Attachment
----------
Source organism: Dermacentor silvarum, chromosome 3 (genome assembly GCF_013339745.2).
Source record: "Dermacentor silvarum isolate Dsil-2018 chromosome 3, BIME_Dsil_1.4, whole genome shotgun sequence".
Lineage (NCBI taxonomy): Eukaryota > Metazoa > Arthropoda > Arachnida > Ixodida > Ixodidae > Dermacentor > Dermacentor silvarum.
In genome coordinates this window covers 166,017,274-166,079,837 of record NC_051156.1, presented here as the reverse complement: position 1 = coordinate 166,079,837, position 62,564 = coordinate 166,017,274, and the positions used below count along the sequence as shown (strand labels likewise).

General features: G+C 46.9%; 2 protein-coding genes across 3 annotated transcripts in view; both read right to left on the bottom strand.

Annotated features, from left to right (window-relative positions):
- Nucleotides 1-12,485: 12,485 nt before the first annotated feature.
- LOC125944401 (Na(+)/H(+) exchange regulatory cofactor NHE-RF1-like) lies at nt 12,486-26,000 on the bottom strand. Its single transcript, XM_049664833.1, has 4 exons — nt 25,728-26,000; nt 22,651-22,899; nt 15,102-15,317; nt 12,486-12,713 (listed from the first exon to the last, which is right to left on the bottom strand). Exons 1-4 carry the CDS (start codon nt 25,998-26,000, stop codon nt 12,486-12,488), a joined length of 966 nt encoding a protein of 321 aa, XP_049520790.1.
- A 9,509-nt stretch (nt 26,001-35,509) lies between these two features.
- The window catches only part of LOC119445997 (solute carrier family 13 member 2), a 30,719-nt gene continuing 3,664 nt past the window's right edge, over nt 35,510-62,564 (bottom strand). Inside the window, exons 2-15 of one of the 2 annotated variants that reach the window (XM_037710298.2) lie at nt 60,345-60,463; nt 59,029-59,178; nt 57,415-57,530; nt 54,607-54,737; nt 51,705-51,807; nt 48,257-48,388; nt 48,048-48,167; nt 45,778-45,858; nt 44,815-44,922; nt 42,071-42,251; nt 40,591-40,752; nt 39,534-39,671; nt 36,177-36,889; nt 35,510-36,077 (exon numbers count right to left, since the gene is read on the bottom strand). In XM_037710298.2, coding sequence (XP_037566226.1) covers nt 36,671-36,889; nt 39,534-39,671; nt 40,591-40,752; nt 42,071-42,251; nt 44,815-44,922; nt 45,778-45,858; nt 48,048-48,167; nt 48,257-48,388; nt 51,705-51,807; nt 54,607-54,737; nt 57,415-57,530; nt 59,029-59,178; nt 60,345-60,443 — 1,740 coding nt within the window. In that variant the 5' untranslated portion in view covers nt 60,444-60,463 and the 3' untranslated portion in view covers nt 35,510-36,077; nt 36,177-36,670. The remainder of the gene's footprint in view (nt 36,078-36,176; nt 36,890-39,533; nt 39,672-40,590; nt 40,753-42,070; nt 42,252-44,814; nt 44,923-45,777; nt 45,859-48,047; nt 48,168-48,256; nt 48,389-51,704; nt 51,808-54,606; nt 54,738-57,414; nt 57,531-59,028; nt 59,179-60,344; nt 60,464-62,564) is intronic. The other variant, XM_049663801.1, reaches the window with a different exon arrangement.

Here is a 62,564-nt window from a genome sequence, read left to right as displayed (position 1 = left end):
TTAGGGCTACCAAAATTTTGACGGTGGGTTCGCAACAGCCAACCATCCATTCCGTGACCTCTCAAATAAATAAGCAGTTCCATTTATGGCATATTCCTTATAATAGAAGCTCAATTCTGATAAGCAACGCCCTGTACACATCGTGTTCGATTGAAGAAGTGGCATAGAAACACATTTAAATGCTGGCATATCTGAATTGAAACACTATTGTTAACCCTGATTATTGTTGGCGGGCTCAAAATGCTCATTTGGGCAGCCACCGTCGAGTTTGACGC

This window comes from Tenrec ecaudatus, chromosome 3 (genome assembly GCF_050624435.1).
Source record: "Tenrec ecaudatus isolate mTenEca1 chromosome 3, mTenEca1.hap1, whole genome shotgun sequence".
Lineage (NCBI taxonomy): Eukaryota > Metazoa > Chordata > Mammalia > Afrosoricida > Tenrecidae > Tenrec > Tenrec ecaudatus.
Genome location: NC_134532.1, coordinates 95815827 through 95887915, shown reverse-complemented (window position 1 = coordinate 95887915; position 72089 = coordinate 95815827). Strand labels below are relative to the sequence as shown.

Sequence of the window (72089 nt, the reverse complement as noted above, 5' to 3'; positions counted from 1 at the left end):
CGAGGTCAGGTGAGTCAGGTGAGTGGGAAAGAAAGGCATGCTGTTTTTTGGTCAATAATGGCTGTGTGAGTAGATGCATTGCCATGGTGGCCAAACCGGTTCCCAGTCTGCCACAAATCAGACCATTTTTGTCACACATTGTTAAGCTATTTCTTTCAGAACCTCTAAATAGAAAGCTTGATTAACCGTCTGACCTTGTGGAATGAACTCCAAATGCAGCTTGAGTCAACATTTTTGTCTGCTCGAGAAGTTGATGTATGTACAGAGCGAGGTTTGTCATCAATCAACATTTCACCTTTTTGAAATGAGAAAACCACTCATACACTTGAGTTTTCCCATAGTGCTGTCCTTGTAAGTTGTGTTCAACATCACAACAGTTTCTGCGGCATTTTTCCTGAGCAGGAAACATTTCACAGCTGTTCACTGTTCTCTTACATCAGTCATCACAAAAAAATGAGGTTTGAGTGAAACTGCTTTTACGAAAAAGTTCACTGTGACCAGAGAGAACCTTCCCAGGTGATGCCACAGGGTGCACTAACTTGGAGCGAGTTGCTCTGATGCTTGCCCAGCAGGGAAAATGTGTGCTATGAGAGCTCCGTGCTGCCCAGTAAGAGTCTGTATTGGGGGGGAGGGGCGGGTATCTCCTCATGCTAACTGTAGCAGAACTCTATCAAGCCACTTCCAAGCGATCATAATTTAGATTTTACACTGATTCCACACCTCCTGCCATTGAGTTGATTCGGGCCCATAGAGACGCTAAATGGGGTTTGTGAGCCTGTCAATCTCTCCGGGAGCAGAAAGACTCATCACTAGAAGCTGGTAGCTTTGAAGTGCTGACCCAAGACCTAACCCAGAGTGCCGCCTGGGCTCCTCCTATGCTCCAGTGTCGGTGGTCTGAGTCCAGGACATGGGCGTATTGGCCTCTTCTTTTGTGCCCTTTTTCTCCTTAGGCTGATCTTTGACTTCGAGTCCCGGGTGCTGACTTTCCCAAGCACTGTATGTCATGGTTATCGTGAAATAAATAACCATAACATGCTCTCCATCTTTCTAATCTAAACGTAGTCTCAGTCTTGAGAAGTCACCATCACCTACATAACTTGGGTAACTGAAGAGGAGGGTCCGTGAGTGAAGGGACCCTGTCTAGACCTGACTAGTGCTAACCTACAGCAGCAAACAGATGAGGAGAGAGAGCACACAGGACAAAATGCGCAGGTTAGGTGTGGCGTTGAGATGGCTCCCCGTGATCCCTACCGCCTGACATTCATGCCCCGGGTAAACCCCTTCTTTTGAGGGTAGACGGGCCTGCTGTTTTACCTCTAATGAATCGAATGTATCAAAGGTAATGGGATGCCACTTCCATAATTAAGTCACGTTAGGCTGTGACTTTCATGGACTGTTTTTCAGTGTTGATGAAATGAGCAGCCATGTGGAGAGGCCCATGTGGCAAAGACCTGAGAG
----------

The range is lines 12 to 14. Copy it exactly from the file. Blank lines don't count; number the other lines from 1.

TTAGGGCTACCAAAATTTTGACGGTGGGTTCGCAACAGCCAACCATCCATTCCGTGACCTCTCAAATAAATAAGCAGTTCCATTTATGGCATATTCCTTATAATAGAAGCTCAATTCTGATAAGCAACGCCCTGTACACATCGTGTTCGATTGAAGAAGTGGCATAGAAACACATTTAAATGCTGGCATATCTGAATTGAAACACTATTGTTAACCCTGATTATTGTTGGCGGGCTCAAAATGCTCATTTGGGCAGCCACCGTCGAGTTTGACGC

This window comes from Tenrec ecaudatus, chromosome 3 (genome assembly GCF_050624435.1).
Source record: "Tenrec ecaudatus isolate mTenEca1 chromosome 3, mTenEca1.hap1, whole genome shotgun sequence".